17 century carving 3

The little ) ( marks were made with two cuts of a gouge, again by eye.   It seemed that it did not matter what you did as long as you repeated the action in similar places in each pattern.   So a “mistake”, in that it was not what you originally intended, does not matter as long as you made the same “mistake” on each repetition of the pattern.  This felt wrong, but as long as you have not told anyone what it was going to look like, it does not matter.  In all it was a refreshing change to our current practice


Carving on Picnic Tables at the Memorial Park, Padiham 2012

The friends of the Memorial Park, Padiham asked us to carve something from nature on the ends of some new picnic tables












I saw this carving at the local rubbish tip and quickly grabbed it before it was thrown away. The thought of all that hard work that someone has put into this carving just for another to discard it because it needed a simple repair!
1 The following photos show how I went about the repair and returned it to its former glory. I hope you enjoy the transformation.










2. A simple levelling of the broken area for a good seamless join and use of a small biscuit joint was all I needed to glue on the piece of lime wood into the position, which I presumed was the original shape.











3. Having allowed the glue to set I went about carving the shape and correct thickness to make it appear as the other tail fin. My only other problem was, `how to disguise the grain` as it was running at 90 degrees to the dolphin carving to allow for strength.











4. After a good few hours of rubbing down with several grades of sand paper and with a little experimenting of colours and fine line painting to replicate the wood grain of the opposing tail fin, I managed to restore what was a dry, broken and tired carving of a pair of dolphins to its former glory. It now resides in my lounge on display for all to enjoy!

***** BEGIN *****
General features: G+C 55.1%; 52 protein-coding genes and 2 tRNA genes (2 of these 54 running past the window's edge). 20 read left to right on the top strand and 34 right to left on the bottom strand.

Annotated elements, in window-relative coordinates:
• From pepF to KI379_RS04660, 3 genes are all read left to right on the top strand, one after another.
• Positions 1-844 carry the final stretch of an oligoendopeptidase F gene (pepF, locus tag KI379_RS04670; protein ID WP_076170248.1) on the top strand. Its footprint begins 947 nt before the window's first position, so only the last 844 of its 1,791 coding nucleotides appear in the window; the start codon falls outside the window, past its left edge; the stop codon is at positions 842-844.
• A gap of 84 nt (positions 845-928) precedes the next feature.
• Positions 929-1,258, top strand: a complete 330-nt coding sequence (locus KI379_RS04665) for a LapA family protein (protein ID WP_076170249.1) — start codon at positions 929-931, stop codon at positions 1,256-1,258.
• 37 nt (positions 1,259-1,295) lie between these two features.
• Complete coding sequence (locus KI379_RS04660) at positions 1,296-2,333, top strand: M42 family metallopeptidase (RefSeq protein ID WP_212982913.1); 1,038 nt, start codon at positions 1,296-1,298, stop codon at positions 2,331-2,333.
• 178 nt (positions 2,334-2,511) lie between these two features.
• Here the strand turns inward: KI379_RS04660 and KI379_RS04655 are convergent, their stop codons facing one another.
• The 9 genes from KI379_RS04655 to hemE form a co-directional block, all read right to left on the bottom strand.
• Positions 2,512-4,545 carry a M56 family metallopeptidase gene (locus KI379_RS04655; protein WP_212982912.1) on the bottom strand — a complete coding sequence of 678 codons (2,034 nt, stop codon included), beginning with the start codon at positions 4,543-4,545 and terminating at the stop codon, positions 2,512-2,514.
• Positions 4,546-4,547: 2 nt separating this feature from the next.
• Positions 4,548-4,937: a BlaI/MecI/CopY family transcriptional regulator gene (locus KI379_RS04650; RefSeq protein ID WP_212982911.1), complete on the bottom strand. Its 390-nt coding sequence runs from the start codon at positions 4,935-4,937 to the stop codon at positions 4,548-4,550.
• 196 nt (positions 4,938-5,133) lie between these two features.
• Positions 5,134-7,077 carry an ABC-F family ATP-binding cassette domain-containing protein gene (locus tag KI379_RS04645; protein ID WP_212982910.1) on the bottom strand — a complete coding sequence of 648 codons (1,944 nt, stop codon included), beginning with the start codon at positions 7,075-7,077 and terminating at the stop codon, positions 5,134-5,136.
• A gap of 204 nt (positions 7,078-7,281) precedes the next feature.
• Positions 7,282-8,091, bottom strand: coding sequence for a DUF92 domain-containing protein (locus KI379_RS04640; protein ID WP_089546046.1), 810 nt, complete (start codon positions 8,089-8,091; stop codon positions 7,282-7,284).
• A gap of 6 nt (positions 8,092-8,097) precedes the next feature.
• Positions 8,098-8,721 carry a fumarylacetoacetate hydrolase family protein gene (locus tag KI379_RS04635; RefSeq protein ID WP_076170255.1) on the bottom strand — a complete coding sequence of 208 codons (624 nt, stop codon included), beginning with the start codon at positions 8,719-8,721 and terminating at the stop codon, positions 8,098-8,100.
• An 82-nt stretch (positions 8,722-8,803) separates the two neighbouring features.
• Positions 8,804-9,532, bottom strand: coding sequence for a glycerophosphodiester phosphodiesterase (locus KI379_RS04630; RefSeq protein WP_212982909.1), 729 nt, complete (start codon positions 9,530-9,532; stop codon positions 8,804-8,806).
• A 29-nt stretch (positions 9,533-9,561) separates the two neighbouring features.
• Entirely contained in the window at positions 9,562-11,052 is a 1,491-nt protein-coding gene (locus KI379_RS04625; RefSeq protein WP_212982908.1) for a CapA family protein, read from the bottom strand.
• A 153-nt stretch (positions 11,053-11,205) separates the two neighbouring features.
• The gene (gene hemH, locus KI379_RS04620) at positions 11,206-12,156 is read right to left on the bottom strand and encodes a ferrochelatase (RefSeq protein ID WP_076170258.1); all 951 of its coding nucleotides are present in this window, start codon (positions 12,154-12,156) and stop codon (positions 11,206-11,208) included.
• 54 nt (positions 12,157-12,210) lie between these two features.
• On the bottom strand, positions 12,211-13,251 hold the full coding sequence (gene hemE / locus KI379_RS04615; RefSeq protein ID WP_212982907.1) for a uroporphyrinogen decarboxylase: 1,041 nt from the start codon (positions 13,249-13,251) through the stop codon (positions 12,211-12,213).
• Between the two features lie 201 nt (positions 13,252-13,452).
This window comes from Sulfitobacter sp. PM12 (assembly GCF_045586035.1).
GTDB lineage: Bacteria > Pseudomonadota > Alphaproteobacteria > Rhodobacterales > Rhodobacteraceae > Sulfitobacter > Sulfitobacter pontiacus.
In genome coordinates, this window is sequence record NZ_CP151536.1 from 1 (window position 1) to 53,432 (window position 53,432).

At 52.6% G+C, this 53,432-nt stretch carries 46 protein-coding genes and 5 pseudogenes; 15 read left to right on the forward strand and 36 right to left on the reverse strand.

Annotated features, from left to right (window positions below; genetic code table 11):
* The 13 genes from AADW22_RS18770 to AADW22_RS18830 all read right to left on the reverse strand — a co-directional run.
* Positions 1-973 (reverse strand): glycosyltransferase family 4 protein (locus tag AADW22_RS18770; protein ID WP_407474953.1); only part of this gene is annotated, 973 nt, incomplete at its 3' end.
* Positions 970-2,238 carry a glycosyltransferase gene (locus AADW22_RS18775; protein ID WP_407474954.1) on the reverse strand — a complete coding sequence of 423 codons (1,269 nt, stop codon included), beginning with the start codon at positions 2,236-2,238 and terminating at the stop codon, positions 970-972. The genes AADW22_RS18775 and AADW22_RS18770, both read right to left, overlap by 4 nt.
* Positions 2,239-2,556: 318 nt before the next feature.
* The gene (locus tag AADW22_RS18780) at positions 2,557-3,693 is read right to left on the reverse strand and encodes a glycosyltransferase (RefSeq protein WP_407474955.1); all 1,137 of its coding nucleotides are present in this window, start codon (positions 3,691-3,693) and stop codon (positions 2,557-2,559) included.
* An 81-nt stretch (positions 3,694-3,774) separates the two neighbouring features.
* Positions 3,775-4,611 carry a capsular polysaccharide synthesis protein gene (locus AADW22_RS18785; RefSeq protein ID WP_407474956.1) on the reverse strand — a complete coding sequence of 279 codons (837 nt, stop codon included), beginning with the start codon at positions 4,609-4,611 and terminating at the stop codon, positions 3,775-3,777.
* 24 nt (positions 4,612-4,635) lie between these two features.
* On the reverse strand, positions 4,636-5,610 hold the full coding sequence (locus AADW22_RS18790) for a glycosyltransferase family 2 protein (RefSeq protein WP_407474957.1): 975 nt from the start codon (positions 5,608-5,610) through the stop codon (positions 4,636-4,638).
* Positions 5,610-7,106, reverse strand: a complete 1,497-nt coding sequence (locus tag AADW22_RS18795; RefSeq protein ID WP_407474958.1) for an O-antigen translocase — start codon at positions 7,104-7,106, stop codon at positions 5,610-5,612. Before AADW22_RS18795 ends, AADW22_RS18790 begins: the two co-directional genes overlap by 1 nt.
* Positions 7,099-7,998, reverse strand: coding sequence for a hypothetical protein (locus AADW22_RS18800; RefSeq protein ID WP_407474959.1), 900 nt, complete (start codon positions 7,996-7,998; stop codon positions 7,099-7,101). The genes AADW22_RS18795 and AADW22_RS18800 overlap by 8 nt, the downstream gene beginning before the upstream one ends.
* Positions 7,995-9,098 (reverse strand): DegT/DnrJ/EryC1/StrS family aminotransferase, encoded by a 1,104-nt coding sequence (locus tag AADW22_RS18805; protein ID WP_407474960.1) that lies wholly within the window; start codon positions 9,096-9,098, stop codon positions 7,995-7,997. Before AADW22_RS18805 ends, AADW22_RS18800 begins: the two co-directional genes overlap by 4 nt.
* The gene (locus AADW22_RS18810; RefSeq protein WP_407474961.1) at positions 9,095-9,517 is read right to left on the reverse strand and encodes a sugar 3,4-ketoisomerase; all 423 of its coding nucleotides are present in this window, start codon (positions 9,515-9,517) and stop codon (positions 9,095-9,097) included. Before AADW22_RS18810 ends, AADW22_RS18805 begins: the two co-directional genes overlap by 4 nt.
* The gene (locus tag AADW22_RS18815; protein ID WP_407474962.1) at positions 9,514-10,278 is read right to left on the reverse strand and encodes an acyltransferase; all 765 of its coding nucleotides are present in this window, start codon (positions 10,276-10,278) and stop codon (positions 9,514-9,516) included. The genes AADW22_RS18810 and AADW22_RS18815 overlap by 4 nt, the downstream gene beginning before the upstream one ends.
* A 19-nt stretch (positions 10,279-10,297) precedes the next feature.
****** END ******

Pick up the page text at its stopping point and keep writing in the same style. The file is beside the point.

Some carvings by Phil Palmer

Here are a selection of work carved by Phil Palmer, our long suffering treasurer and my goto for answers about the club website.    I hope that they will inspire some one to have a go at something new.   If you want your work to displayed on the website, please send me pictures, title and wood used to

The Wizard, carved in basswood, acrylic paints

tulip lovespoon, carved in basswood

The happy wood spirit, carved in cherry











The Dragon, carved in Lime by Phil Palmer

Lovespoon carved in Lime











Riding the wave by Phil Palmer

Sunflower carved in Lime























Daily Journeys by John Adamson

This is my 4th attempt at this project over the last 20 years or so.    I started it when I was studying for a BA in Sculpture in Preston about 1997.     It was my answer to a one day’s brief of “Do something in plaster”.   Any one who has seen me at Saturday club meetings, and shows will have seen my 3rd attempt.    The idea is that a group of people, take the same bus morning and afternoon.    The day has changed how they feel and how they sit on their seat.     The  seats face one way in the morning, and the other way in the afternoon.   For easy comparison of their states of mind each person sits by the side of their morning / afternoon self.    I hope that make sense.    If not you will have to come and see it next time we have a meeting, whenever that is.

Daily Journeys 3rd Attempt








It had started to go wrong some time last year and I patched up what I could, but now have come to the conclusion that some problems were just not  fixable.  The problems stemmed from mistakes at the design / planning stage.    Because the sculpture was long and thin, and I had some lime of the right shape, I went right ahead and used it.      The grain runs  from left to right and the necks became a weak point.   When leaning on a figure to carve the next, the inevitable occurred, and heads fell off.     Then there was a problem with the seats.   I tried to take short cuts, as they seemed to be so easy to do: a saw cut down the back. and a drill under the seats to allow me to get the waste out easily.   Did not work out and I had to patch, and some were impossible.   For my 4th attempt,  I have the grain running vertically, and am carving 6 pairs of separate figures rather than 2 rows of 6.     Seems to have worked out so far.   Nothing has broken and the seats have been easier as the back can be done on a bandsaw.   The 3rd attempt may seem like a waste of time and wood, but I learnt a lot, and thinking positively I don’t have to think up a new project for the foreseeable future.

As they will be in the finished sculpture

Before the Yoga / Pilates class

After the yoga / Pilates class